The government steamer Scout is lying at the government dry-dock. The crew is busy getting the large buoys in shape for the summer season. Three of the large gas tanks are on the dock, being painted and fixed up.

The following captains reported at the M.T. Co. today: Israel Daoust, of barge Dunmore; Nelson Malette, of schooner Winnipeg; Alexander Hubert, of schooner Augustus, and Joseph Ladouc, of schooner Lapwing.

Wharves Under Water.

Much trouble is being caused by the high water this spring. The wharves at Simcoe and Wolfe Islands are all under water. The steamer Wolfe Islander has great difficulty in effecting a landing. On her last trip, Saturday night, the steamer collided with the Wolfe Island wharf and broke one of the buckets off her wheel. She made one trip this morning, and then went to Garden Island for repairs.

At Simcoe Island on Saturday quite a little difficulty was experienced in getting the passengers to shore. Some of the women were carried ashore on the men's backs, the men wading through water up above their knees to reach the landing. The wharves will likely be remedied before long.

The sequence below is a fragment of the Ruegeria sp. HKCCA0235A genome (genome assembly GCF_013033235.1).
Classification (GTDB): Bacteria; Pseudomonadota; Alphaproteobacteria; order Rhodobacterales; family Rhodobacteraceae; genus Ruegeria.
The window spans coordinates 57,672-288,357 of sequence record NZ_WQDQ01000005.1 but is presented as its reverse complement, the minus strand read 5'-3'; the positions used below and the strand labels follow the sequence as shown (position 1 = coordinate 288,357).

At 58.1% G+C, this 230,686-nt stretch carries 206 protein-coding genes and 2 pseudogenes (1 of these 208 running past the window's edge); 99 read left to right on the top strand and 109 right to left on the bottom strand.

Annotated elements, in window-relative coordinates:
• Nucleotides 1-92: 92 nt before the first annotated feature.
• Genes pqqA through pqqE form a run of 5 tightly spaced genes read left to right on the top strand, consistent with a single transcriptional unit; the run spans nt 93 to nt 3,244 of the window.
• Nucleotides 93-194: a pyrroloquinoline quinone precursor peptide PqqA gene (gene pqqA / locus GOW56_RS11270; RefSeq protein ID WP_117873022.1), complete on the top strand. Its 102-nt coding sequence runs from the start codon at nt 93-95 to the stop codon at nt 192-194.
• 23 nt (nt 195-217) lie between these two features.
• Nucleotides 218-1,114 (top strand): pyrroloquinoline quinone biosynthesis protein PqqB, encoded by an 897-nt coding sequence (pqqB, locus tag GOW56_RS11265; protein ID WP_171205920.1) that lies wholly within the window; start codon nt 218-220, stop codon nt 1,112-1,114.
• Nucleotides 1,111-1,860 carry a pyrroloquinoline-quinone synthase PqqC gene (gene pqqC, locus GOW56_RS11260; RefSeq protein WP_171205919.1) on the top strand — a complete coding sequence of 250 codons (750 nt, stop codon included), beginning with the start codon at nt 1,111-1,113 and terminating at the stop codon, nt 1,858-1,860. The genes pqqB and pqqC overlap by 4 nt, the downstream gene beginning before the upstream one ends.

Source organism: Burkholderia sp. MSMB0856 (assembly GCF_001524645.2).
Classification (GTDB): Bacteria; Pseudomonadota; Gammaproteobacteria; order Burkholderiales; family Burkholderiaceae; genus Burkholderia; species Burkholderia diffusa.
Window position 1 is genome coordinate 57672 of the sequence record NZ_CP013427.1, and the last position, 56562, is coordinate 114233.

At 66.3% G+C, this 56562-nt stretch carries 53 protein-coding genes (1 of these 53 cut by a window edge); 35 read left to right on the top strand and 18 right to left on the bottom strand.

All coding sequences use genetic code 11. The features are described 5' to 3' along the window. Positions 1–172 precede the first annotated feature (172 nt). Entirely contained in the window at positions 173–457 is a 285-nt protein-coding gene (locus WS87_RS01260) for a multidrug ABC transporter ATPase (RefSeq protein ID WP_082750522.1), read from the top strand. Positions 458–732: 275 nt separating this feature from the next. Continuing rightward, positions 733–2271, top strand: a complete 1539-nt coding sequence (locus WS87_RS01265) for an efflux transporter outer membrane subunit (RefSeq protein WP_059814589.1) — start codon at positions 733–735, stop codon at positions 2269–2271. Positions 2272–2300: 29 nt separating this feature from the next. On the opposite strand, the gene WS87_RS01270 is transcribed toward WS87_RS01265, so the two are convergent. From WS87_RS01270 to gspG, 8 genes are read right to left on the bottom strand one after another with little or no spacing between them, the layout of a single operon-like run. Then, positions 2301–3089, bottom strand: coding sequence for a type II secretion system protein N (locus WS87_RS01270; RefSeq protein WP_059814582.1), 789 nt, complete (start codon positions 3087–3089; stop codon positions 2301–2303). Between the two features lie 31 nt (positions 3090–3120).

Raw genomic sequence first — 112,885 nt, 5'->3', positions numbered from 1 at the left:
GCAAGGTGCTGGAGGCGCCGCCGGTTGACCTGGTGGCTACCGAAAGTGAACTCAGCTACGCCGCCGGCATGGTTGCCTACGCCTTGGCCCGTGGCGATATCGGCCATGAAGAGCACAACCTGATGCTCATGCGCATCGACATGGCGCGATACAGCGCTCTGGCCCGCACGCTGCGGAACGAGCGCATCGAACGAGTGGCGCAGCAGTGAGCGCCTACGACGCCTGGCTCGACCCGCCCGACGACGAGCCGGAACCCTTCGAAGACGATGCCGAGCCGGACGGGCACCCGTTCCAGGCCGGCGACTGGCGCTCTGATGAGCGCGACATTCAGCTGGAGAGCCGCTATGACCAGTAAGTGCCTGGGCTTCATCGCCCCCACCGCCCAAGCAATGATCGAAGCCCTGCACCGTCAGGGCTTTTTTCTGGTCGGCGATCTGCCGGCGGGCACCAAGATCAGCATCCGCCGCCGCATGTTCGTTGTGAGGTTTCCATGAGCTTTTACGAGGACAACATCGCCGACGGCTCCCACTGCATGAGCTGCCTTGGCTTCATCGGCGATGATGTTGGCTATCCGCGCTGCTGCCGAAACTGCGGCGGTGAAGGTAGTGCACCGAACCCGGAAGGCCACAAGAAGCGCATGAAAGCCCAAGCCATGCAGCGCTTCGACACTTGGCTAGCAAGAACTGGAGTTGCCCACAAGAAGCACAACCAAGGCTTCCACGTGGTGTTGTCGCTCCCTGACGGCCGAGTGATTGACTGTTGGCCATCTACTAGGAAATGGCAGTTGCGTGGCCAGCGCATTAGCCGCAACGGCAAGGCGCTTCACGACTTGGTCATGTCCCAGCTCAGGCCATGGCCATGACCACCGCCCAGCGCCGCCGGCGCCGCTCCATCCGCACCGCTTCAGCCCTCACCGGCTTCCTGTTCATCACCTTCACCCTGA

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13 Apr 1908
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  • Ontario, Canada
    Latitude: 44.22976 Longitude: -76.48098
Rick Neilson
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pd [more details]
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Public domain: Copyright has expired according to the applicable Canadian or American laws. No restrictions on use.
Maritime History of the Great Lakes
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British Whig (Kingston, ON), 13 Apr 1908